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Wisconsin State Patrol: Stay alert behind the wheel as daylight diminishes this Fall

By: Steve Schuster, [email protected]//October 4, 2023//

Wisconsin Reckless Driving

Wisconsin Department of Transportation photo

Wisconsin State Patrol: Stay alert behind the wheel as daylight diminishes this Fall

By: Steve Schuster, [email protected]//October 4, 2023//

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It’s Fall Y’all — and along with pumpkin spice and camp fires, that means dusk is also arriving sooner.

As fall settles in and the days get shorter, the Wisconsin State Patrol reminds motorists that driving at dusk or in the dark requires extra attention.

According to the State Patrol, while only one quarter of driving is done at night, 50% of traffic deaths in the U.S. happen at night, according to the National Safety Council.

The Wisconsin State Patrol’s October Law of the Month is safe driving at night. Driving when it’s dark can be more dangerous than driving in daylight because visibility is reduced, creating less time to react to others on the roads. Depth perception, color recognition and peripheral vision can also be compromised in the dark.

“We must all adapt as conditions change with the seasons. Our morning and evening commutes are more challenging in fall when there is less daylight, so we ask drivers to reduce your speed to compensate for limited visibility. Buckle up. Put the phone down to minimize distractions and focus on your most important task when behind the wheel,” said Wisconsin State Patrol Superintendent Tim Carnahan.

Check equipment for safe night driving

Drivers should inspect their vehicle’s equipment this time of year. Clean the windshield to eliminate streaks and avoid sun glare in the morning and evening hours, authorities said.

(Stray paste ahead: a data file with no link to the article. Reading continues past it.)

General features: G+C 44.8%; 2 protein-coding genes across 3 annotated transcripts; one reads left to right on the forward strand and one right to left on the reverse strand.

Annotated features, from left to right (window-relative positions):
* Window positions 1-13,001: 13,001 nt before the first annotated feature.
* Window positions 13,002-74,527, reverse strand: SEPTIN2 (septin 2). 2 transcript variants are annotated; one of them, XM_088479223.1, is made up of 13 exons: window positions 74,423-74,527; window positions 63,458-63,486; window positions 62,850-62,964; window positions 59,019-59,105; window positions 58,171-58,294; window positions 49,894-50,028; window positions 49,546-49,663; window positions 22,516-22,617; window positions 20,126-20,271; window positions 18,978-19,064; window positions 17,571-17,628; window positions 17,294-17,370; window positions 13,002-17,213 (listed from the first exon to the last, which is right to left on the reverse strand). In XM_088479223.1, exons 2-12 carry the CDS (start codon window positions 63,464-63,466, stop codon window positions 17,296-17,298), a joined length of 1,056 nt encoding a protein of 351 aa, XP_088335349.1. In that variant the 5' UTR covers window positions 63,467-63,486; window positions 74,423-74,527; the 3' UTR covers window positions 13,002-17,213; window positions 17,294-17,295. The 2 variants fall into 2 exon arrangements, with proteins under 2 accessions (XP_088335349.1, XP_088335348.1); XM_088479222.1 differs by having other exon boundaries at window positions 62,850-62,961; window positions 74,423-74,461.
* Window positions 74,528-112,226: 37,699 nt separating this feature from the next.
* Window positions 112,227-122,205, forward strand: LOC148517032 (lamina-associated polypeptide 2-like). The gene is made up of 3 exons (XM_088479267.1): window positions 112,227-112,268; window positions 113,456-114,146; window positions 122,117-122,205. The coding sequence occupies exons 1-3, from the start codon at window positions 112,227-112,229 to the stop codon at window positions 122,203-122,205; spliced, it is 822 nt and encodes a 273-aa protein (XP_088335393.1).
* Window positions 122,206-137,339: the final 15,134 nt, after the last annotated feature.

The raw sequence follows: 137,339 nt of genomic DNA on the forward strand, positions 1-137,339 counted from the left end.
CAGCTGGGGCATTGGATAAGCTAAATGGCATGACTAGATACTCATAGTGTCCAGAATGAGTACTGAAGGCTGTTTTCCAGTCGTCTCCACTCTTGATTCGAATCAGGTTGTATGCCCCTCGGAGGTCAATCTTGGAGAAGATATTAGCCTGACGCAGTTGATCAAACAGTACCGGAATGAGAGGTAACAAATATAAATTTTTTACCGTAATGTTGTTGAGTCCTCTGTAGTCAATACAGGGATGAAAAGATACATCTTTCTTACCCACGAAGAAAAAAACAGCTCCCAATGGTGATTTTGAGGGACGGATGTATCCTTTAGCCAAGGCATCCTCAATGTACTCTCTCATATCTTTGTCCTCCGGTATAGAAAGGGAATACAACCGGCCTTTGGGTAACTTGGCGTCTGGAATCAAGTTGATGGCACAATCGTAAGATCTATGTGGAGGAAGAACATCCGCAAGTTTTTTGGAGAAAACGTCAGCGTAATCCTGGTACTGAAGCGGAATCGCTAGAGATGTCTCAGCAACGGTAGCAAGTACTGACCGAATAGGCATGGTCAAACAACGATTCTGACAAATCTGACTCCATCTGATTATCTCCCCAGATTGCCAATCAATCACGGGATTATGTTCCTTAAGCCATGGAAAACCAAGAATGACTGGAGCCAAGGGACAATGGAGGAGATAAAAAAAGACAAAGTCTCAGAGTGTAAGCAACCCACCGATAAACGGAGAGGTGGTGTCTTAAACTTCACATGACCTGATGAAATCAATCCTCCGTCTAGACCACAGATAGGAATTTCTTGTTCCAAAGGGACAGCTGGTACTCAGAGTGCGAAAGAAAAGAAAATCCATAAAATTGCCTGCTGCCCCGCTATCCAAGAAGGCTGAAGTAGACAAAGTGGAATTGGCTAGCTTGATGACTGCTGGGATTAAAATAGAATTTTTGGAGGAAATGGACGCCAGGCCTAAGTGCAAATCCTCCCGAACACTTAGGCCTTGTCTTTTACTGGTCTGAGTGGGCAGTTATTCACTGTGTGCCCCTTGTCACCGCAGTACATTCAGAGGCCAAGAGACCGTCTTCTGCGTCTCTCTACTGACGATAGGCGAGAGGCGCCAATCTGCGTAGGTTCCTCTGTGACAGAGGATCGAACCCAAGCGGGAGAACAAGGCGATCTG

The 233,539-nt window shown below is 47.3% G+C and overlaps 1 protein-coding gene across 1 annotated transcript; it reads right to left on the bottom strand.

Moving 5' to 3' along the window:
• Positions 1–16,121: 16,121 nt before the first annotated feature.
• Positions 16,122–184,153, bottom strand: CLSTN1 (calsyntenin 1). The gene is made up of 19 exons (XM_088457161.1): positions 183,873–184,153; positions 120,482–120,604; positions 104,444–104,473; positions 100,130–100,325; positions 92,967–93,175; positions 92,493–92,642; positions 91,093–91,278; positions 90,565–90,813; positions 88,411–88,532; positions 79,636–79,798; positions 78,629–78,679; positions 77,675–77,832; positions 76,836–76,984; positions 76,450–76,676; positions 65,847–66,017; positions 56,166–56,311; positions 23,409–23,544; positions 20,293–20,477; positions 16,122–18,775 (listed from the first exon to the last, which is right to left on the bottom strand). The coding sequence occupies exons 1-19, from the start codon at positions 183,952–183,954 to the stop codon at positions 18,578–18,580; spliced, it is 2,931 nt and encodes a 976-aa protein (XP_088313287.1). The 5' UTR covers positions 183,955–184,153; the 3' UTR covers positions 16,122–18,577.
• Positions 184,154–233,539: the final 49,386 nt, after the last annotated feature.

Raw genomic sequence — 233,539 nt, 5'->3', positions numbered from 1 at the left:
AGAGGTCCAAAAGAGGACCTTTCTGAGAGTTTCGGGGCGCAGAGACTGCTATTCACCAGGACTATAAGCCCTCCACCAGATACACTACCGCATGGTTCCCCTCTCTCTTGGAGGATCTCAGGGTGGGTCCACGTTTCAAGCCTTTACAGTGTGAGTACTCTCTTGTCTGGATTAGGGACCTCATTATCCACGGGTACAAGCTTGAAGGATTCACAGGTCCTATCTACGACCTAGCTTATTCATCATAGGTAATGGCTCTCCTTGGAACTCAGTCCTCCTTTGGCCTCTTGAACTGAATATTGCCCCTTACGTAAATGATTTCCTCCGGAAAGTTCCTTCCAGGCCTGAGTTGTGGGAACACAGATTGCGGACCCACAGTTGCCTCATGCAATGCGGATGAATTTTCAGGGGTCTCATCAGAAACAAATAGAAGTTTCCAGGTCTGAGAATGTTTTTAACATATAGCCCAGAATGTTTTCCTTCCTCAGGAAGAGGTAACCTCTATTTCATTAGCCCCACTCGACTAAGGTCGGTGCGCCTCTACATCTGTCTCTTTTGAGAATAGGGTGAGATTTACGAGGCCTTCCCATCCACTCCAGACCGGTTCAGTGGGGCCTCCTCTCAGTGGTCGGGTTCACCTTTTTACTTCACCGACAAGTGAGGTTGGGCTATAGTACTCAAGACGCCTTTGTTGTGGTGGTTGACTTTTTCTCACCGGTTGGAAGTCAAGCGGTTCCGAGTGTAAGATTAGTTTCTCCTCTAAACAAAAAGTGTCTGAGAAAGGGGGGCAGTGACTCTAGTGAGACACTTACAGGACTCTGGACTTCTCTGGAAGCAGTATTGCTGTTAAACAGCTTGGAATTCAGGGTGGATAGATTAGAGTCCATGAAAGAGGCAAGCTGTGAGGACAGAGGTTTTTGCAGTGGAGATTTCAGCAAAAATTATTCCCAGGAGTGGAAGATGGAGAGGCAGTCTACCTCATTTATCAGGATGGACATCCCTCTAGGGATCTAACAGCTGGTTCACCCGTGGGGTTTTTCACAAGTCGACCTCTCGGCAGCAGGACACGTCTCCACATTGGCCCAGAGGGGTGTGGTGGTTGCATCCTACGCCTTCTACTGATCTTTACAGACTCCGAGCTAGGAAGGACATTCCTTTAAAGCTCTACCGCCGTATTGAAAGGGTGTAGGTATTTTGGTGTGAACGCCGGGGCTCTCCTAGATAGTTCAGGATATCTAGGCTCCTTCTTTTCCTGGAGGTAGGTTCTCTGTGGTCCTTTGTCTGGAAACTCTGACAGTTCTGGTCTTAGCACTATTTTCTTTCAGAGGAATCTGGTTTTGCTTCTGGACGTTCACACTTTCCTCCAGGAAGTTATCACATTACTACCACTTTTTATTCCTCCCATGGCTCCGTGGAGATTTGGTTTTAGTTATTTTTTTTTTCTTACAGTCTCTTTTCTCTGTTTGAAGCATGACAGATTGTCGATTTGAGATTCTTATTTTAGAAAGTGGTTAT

“Headlights and taillights are essential as daylight begins to decrease at dusk. Make sure lights are clean, aimed correctly and working properly,” officials noted.

Pursuant to Wisconsin Statutes, drivers must always use headlights during hours of darkness or when weather conditions limit visibility. It helps the driver see what’s ahead and helps other drivers see approaching vehicles, officials noted.

High beams also must be dimmed 500 feet upon approaching and while following traffic. Look away from oncoming vehicles to avoid the glare of headlights, which can cause temporary vision problems, authorities said.

Drivers with limited vision should wear anti-reflective glasses or contact lenses every trip behind the wheel. If seeing clearly at night is a significant problem, consider limiting driving to daytime hours, the State Patrol added.

Watch for pedestrians, deer

Drivers also need to be alert for the possibility of deer crossing the roads, especially in October and November when deer crashes peak in Wisconsin. There were more than 16,000 crashes involving deer in Wisconsin in 2022. Five people were killed and more than 500 were hurt in those incidents. Almost a quarter of those crashes happened in October and November, according to state officials.

October is Pedestrian Safety Month, to raise awareness that pedestrians are our most vulnerable road users in a crash. It can be more challenging to see them at dusk or at night, so drivers should be extra vigilant to share the roads with non-drivers. Slow down and give pedestrians and bicyclists extra room when passing, authorities said.

Officials said pedestrians should wear reflective clothing to help protect themselves. Bicyclists should use lights at night to be more visible. Click here to read about more safety tips for drivers and pedestrians online.

Recommendations for deer season:

  • Scan the road ahead carefully.
  • Deer can be seen at any time, but they’re most active in the early morning and evening hours.
  • Headlights can confuse a deer and cause it to freeze.
  • If one deer crosses, watch for more. Honk your horn to frighten away any other animals.
  • If you can’t avoid hitting a deer, brake firmly and stay in your lane. If there are other vehicles nearby, do not swerve suddenly. Colliding with another vehicle can result in a more serious crash than hitting a deer.

View the October Law of the Month video and news release online:


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